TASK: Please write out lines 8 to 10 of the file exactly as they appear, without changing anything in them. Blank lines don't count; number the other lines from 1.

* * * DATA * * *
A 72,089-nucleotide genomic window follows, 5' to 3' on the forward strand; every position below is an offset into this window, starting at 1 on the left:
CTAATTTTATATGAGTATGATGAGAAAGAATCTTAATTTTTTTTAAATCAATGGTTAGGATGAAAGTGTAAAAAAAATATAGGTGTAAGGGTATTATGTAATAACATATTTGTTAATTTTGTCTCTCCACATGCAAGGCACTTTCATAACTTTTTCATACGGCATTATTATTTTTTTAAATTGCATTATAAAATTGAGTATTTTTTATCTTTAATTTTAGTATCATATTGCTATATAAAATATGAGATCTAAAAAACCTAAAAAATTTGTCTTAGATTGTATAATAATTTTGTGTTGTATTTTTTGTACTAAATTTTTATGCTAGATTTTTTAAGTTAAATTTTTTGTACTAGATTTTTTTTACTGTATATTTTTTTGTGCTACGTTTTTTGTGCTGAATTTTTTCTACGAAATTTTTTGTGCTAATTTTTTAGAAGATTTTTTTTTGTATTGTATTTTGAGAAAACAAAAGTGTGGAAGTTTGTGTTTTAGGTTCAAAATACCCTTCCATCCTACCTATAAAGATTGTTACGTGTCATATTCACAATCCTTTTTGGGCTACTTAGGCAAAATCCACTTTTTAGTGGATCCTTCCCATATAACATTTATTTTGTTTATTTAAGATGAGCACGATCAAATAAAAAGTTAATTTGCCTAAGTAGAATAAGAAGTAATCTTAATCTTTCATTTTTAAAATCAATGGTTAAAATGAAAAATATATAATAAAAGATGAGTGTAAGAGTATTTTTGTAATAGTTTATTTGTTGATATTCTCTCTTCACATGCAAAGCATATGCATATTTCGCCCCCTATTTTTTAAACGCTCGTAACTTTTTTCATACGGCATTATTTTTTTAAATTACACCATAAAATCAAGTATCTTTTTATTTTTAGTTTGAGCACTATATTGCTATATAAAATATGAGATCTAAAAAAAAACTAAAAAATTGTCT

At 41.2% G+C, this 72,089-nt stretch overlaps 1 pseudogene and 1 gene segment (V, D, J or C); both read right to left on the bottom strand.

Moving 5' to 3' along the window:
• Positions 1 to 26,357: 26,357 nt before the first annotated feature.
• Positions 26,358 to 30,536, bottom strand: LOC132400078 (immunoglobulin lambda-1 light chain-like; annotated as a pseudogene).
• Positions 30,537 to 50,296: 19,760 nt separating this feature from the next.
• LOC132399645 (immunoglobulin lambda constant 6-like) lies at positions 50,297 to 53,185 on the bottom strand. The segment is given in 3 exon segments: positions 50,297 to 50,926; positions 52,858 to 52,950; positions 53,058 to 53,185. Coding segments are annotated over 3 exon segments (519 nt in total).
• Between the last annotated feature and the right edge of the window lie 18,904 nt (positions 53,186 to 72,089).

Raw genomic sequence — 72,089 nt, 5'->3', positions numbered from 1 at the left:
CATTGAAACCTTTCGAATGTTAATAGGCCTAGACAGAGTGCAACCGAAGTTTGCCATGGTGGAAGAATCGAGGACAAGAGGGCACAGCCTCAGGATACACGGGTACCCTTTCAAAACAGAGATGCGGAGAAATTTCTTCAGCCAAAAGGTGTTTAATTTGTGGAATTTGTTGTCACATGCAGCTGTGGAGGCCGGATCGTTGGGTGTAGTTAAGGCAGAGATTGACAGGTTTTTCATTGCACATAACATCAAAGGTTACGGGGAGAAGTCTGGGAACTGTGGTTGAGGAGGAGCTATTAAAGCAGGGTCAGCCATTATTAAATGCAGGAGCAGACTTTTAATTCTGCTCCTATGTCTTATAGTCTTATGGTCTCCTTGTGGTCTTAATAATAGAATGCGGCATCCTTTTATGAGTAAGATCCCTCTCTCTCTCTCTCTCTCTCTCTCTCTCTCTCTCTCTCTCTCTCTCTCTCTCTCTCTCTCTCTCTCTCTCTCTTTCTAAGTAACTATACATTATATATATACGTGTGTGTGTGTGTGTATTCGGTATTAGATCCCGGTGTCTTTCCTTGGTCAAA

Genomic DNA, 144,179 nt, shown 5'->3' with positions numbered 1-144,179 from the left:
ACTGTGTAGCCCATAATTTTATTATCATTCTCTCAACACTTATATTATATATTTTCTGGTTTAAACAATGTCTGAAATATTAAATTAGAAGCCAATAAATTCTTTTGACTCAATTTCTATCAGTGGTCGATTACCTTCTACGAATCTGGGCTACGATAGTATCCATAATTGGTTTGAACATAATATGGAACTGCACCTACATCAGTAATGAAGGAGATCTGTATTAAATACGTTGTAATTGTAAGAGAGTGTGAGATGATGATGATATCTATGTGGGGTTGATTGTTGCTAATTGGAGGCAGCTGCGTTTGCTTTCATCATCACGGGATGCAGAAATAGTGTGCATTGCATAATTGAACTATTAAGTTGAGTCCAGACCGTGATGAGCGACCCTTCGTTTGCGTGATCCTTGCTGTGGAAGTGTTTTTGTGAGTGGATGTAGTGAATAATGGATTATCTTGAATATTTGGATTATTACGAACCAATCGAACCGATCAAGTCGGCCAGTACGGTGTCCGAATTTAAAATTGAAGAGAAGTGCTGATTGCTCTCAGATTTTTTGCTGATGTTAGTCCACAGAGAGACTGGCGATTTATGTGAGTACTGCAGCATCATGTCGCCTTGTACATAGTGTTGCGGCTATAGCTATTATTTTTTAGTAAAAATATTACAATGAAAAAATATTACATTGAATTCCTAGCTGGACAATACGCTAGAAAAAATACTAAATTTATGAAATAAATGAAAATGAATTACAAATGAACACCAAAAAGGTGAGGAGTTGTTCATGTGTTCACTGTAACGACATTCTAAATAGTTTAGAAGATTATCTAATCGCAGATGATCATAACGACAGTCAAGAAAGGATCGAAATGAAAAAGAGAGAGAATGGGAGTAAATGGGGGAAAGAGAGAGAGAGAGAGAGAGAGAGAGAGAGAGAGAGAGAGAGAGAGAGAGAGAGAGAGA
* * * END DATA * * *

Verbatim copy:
• LOC132399645 (immunoglobulin lambda constant 6-like) lies at positions 50,297 to 53,185 on the bottom strand. The segment is given in 3 exon segments: positions 50,297 to 50,926; positions 52,858 to 52,950; positions 53,058 to 53,185. Coding segments are annotated over 3 exon segments (519 nt in total).
• Between the last annotated feature and the right edge of the window lie 18,904 nt (positions 53,186 to 72,089).

Raw genomic sequence — 72,089 nt, 5'->3', positions numbered from 1 at the left: